--
--

Checked by AVG anti-virus system (http://www.grisoft.com ).
Version: 6.0.561 / Virus Database: 353 - Release Date: 13/01/2004
  Click to see the full signature.
Add pictures here
<% if( /^image/.test(type) ){ %>
<% } %>
<%-name%>
Add image file
Upload
IMM wrote:

Yah...well...no...fine ! :-)
And who pays YOUR wages? Phony Liar?
Add pictures here
<% if( /^image/.test(type) ){ %>
<% } %>
<%-name%>
Add image file
Upload

wages
Confused eh!

Who is he or her?
--
--

Checked by AVG anti-virus system (http://www.grisoft.com ).
Version: 6.0.561 / Virus Database: 353 - Release Date: 13/01/2004
  Click to see the full signature.
Add pictures here
<% if( /^image/.test(type) ){ %>
<% } %>
<%-name%>
Add image file
Upload
[snip]

I have now had a quick look with Google, using the search terms - Rubbia radioactive waste - and found a fair selection of papers. Researh on this process is going on in Holland and in Russia. (And probably elsewhere as well) The main motivation for it was originally that it would be a way of getting rid of the plutomium, and hence eliminate the possibility of that material getting into the hands of potential troublemakers.
[snip]
Franz
Add pictures here
<% if( /^image/.test(type) ){ %>
<% } %>
<%-name%>
Add image file
Upload

it
fission
No. In the reactions which are presently considered, there will be a lot of tritium around. Tritium is a gas and it has a long half life. It scares the pants off me.

number
than
despite
contamination is

Add pictures here
<% if( /^image/.test(type) ){ %>
<% } %>
<%-name%>
Add image file
Upload

Tritium isn't all that bad. Its half life of about 12 years is short compared to millenia for fission waste. Tritium is a beta emitter with 18keV electron decay and there is quite a market in tritiated plastics for permanent glow in the dark (and still some requirement for H-bomb initiators). Emergency lighting in some applications is based on it.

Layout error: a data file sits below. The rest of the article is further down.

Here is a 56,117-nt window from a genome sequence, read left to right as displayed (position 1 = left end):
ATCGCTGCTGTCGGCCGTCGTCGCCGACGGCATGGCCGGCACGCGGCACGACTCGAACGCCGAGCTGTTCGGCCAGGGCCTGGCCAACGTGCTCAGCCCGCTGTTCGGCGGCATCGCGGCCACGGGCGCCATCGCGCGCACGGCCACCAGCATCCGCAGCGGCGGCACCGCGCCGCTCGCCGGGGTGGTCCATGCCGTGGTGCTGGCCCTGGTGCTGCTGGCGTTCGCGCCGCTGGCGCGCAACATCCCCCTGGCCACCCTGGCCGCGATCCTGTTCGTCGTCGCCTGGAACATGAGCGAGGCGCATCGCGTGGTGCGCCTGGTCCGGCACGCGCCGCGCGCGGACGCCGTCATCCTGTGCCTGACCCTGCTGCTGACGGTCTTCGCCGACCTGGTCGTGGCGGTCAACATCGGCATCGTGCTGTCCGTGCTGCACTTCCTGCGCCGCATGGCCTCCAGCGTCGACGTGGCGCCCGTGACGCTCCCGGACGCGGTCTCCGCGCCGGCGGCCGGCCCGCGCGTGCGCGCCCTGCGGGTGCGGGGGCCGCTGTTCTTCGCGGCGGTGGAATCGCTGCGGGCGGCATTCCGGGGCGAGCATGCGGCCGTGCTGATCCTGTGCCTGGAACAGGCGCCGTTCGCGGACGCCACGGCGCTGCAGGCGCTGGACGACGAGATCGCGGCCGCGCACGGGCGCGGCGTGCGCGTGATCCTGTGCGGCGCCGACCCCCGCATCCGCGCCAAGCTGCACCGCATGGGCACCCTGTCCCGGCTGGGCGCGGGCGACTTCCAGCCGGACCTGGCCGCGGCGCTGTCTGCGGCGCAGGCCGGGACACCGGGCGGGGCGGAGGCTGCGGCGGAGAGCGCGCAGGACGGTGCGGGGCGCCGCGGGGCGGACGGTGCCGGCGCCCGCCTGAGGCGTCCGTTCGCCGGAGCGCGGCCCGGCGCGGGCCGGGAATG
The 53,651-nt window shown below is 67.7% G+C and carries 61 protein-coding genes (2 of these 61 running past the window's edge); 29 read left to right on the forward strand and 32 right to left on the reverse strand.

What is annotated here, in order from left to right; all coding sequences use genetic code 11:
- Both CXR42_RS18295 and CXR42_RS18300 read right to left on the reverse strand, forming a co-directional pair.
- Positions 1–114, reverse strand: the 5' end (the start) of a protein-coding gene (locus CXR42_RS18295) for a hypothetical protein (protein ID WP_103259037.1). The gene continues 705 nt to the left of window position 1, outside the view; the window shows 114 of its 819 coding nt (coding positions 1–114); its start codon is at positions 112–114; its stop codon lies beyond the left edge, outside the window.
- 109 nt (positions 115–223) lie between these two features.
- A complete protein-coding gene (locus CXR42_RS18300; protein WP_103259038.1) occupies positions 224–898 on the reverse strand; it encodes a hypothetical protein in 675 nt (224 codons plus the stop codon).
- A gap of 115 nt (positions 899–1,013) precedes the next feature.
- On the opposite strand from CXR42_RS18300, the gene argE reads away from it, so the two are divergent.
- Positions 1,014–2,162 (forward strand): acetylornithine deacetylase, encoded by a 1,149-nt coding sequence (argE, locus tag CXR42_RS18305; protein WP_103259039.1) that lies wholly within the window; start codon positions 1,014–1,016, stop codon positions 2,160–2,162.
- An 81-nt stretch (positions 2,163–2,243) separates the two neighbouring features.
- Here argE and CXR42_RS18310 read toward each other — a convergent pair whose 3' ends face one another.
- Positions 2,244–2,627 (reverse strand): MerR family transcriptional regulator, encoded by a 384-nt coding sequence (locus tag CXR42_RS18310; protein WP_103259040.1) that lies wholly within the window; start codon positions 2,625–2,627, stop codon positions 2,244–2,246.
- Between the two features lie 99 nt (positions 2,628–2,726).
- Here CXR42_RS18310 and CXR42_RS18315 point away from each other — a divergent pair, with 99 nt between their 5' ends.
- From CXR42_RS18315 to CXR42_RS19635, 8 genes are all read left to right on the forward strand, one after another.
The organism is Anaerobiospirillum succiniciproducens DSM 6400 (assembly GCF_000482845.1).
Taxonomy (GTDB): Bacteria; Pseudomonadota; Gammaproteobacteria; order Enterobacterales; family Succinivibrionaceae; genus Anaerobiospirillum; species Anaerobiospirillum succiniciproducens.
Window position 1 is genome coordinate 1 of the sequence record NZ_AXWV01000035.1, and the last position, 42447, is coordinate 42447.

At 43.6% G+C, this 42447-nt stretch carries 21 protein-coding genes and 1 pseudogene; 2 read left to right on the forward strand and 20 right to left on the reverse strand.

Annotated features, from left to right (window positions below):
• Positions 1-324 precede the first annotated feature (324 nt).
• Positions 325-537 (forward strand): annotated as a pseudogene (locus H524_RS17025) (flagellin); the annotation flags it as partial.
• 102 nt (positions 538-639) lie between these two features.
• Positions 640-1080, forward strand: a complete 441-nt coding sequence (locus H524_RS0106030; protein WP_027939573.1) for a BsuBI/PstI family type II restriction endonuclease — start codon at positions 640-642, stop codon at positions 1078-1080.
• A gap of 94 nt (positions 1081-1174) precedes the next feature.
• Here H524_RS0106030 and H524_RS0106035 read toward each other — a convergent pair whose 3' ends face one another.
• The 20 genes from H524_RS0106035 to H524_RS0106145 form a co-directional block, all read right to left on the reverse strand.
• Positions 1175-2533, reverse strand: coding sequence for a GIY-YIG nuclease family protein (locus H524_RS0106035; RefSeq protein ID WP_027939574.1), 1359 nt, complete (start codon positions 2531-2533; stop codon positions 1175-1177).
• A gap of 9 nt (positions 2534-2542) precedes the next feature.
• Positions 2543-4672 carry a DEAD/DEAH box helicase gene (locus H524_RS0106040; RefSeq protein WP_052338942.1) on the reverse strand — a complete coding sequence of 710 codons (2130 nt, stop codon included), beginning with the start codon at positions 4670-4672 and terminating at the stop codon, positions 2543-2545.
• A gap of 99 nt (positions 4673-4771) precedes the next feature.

You have to get the whole life cycle right though. And they still haven't an adequate solution for long term storage of high level waste.
Regards,
--
Martin Brown

Add pictures here
<% if( /^image/.test(type) ){ %>
<% } %>
<%-name%>
Add image file
Upload

helieum
of
I am quite happy about making sensible use of the tritium which one manages to capture. My worry is the stuff which escapes into the atmosphere. Remember it is a gas.

Franz
Add pictures here
<% if( /^image/.test(type) ){ %>
<% } %>
<%-name%>
Add image file
Upload

It is also very much lighter than air and so as a gas is rapidly off up into the stratosphere and can escape. You need to worry when it reacts with oxygen to form tritiated water - then it can get into the food chain and do real damage.
To put this radioactivity into perspective 18keV electrons are only a little bit more energetic than the electron beam inside a colour TV tube.
Regards,
--
Martin Brown

Add pictures here
<% if( /^image/.test(type) ){ %>
<% } %>
<%-name%>
Add image file
Upload
Bob Hobden wrote:

My 30 year old triumph spitfire in stock form at leagal speeds would do better than 40mpg. It didnt after I had tuned it up to 110bhp, admittedly :-) BMC A and B series engines were also capable of well in excess of 40mpg.
Ford 1600 engines were alwasy carp its true, but at least you coudl tweak em up to ridiculous power easily. Fuel injection has been the greatest benefit.

And elecric fans, to redice power loss on cooling fans.
However, we now use fatter tyres (more rolling resistance) and travel fatser, and in general spend so much time in congestion that average fuel consumption is in fact worse.

I totally agree on that one. Catalytic convertors work extremely well in places like califirnia, where temperatures are higher and the big problem was unburnt hydrocarbons producing smog.
They arer wuite good in countries where average jorneys are long enough for them to get up to temp as well.
Not so here, and the stuff in fuel now to repalce lead, is highly toxic and carcinogenic ...diesels are disgusting. They nee filters and catalysts too.

No, ther are more issues at stake than lung irritation. On the global warming front, you are still using fossil fuels with fuel cells.
I attended a 'clean energy' conference some years back attended by represntatives from teh finacial, oil, and automotive industries.
The oil men want fuel cells, because it menas they still get to sell oil.
The automotive men wanted hydrigen, because it meant they could still sell cars.
The financial lot, shook their heads and walked out early. "If its sll tio be enfirced by legistlation, the government will ensure its barely profitable"